Tuesday, November 18, 2014

ARBA Bicentennial Quilt Kit

Recently I received a note from fellow blogger Julie Sefton (Quiltdivajulie) about a Star of '76 Bicentennial Quilt Kit she had for sale. Of course, I snapped it up. When it arrived, I took a closer look at the package and realized it was an Officially Recognized Commemorative of the American Revolution Bicentennial Administration (ARBA) and was manufactured by B & B Needlecrafts of Memphis, Tennessee.

The kit includes precut fabric, printed foundation, instructions a label, and certificate of authenticity printed with the name of the woman who ordered the kit, Mrs. Joseph Curtis Matthews. In mint condition, Mrs. Matthews may have found the idea of all the appliqué daunting.

ARBA also produced Bicentennial flags, among other commemoratives. A while back, I acquired a nice, large one. It was manufactured by the Baldwin Regalia Company of St. Louis, Missouri.

I have not yet found an example of the finished ARBA quilt, not even a picture of one that I can recall, but the design is similar to the Mountain Mist quilt and pillow featured previously on my blog.

If you search my blog, you will find several posts in the archive related to Bicentennial quilts and textiles. To read more about the Mountain Mist Bicentennial Quilt pattern, click here.

Monday, November 17, 2014

Generation Q


A wonderful article by Susan Beal in the latest issue of Generation Q Magazine includes quilts from my collection, and one I made. The subject is wool, and Susan is the perfect person to write about it. She recently published a book with Pendleton called "Hand-Stitched Home, Projects to sew with Pendleton & other wools" - a must-have, in my opinion.

Three of the antique wool quilts illustrating the article are from my collection. One is an old New England patchwork quilt; one is an embellished crazy quilt from the late Victorian period, and the other is a sampler from the turn of the century. All three show the richness and versatility of wool, a material that can be used in many ways. 

old New England patchwork quilt, c. 1810
wool Crazy Quilt, c. 1900
sampler quilt made for Jasper Barnthouse, PA 1902
It was fun to see my "Wild Eyed Susans" quilt included with the article. This little quilt is probably ready to sign autographs with all the positive attention it has received. Props to the unknown person who made the tufted stars, upcycled and used as flowers.

Love everything about this magazine, the articles, the pictures, the staff-- and I'm honored to be included in it. Thank you, Susan Beal and Generation Q!!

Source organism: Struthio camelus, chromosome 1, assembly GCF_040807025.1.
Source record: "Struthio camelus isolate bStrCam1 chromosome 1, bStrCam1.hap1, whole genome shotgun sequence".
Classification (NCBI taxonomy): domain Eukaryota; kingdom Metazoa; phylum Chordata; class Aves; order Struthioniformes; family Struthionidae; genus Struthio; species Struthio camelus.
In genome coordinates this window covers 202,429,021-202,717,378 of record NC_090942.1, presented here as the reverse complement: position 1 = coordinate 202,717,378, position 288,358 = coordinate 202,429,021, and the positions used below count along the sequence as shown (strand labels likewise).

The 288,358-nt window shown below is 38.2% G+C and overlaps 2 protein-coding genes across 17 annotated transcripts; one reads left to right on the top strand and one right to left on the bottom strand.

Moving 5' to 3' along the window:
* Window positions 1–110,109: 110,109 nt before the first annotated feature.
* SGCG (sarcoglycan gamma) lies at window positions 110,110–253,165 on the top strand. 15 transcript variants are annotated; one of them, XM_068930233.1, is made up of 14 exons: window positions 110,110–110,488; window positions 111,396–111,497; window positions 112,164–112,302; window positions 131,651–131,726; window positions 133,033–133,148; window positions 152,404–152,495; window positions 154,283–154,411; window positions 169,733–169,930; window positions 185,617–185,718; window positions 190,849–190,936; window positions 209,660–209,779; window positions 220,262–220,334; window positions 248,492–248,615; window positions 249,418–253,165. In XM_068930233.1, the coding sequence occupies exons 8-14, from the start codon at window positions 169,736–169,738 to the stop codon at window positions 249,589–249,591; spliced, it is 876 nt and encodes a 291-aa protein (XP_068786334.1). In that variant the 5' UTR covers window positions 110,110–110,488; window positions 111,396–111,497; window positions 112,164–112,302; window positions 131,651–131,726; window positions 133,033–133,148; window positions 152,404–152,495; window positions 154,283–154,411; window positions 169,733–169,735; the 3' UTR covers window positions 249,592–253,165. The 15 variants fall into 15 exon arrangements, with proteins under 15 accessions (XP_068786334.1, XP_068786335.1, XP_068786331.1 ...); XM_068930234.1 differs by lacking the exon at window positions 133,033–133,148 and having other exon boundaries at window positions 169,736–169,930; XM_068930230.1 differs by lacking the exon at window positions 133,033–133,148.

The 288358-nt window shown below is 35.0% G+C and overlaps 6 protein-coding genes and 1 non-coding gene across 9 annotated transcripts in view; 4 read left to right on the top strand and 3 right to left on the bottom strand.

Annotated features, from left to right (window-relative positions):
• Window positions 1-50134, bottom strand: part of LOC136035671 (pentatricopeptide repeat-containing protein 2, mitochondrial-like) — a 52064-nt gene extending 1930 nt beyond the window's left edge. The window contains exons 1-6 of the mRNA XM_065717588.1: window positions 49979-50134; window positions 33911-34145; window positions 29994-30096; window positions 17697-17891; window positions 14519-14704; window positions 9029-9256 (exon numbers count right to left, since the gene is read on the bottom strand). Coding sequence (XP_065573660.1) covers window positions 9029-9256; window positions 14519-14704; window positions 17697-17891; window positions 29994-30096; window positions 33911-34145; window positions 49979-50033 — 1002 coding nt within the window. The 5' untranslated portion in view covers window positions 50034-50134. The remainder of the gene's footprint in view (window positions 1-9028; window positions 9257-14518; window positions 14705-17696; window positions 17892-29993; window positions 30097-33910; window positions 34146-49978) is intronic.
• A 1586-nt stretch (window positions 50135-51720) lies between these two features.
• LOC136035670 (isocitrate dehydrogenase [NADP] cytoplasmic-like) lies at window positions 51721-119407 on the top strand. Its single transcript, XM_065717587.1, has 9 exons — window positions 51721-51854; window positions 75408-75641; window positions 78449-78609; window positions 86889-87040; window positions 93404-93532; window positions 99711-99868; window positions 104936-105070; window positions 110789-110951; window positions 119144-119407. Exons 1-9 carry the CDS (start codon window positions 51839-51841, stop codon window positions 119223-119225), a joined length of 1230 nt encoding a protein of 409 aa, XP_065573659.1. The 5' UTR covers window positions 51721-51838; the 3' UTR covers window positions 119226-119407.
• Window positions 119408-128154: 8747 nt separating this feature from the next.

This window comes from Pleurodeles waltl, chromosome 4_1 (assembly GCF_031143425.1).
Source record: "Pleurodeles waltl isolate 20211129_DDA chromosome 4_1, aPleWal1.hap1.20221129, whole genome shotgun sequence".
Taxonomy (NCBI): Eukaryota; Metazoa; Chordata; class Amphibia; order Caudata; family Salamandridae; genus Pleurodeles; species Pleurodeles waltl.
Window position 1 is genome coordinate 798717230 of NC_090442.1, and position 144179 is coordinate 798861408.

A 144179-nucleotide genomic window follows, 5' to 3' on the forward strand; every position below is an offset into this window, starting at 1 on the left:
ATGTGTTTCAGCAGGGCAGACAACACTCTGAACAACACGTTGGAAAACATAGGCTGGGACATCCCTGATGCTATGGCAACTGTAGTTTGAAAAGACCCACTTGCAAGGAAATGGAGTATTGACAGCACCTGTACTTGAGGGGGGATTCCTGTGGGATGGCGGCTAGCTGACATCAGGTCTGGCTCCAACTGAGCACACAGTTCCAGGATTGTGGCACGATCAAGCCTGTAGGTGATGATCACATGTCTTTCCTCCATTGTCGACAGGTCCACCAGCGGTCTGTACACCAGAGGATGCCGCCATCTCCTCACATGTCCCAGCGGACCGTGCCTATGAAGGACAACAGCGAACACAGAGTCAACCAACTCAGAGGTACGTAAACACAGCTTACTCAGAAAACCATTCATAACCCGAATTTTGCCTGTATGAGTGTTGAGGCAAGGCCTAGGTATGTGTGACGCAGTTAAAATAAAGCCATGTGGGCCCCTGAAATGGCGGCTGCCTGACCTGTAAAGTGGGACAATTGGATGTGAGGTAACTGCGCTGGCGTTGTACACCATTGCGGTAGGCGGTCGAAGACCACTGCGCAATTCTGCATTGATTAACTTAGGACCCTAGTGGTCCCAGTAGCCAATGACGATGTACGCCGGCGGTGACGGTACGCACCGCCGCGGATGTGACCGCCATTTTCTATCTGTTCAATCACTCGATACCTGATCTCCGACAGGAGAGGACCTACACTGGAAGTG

Thursday, November 13, 2014

Quilters Questions, A Book of Curious Queries by Kyra E. Hicks

Would you accept $25,000 to stop quilting forever? What if the offer were only $2000? These questions and many others are included in Kyra Hicks' new book, "Quilters Questions, A Book of Curious Queries" - out just in time for holiday gift shopping season.

Quilters Questions is perfect for quilters of any age or skill level. Packed with delightful, humorous, and thought-provoking questions, this engaging read will provide hours of fun and conversation. Explore topics ranging from quilter identity, creative inspiration, collaboration, legacy and more!

One of my favorite questions is #179, "What is the value of your quilt collection? Have you had any of your quilts professionally appraised? Why or why not?" The answers depend on the individuals, and that's what I love about it. We all have our own answers.

Highly recommended, this book would make the perfect holiday gift for the quilter who has everything. Truly, I have never seen a book anything like it for quilters. It is wonderfully original, amusing, and poignant at times. A great read!

Kyra Hicks is a self-taught quilter who uses cotton to explore political, religious, family and romantic themes. She resides in Arlington, Virginia, where she tends her fragrant rose garden and researches the lives of quilters past. For information about this wonderful new book, click here.

Saturday, November 8, 2014

2014 Ikebana Aki Matsuri & Sale

The 74th annual Aki Matsuri Ikebana Exhibition hosted by the Saga Goryu Hokubei Shisho is on display this weekend at the Buddhist Daihonzan Henjyoji Temple at 2634 SE 12th Avenue, Portland. Hours are 10AM to 4PM, and the exhibition will be open tomorrow. As always there are many wonderful arrangements to be enjoyed.

The Exhibition also has local artisans vending in the lower level of the temple, and my favorite local potter, Ken Pincus is back! I couldn't resist doing a little shopping while I was there. 

The theme for this year's exhibition is "Sei Ga" - refined elegance. In addition to the ikebana, there will be demonstrations of Chado- Way of Tea; shakuhachi (Japanese flute), Shodo (Japanese Calligraphy) and Ikebana presentations. Kudos to the organizers, especially David Komeiji who once again organized the event. This exhibition is one of the loveliest Portland traditions, so please go, enjoy, and do a little holiday shopping while you're there!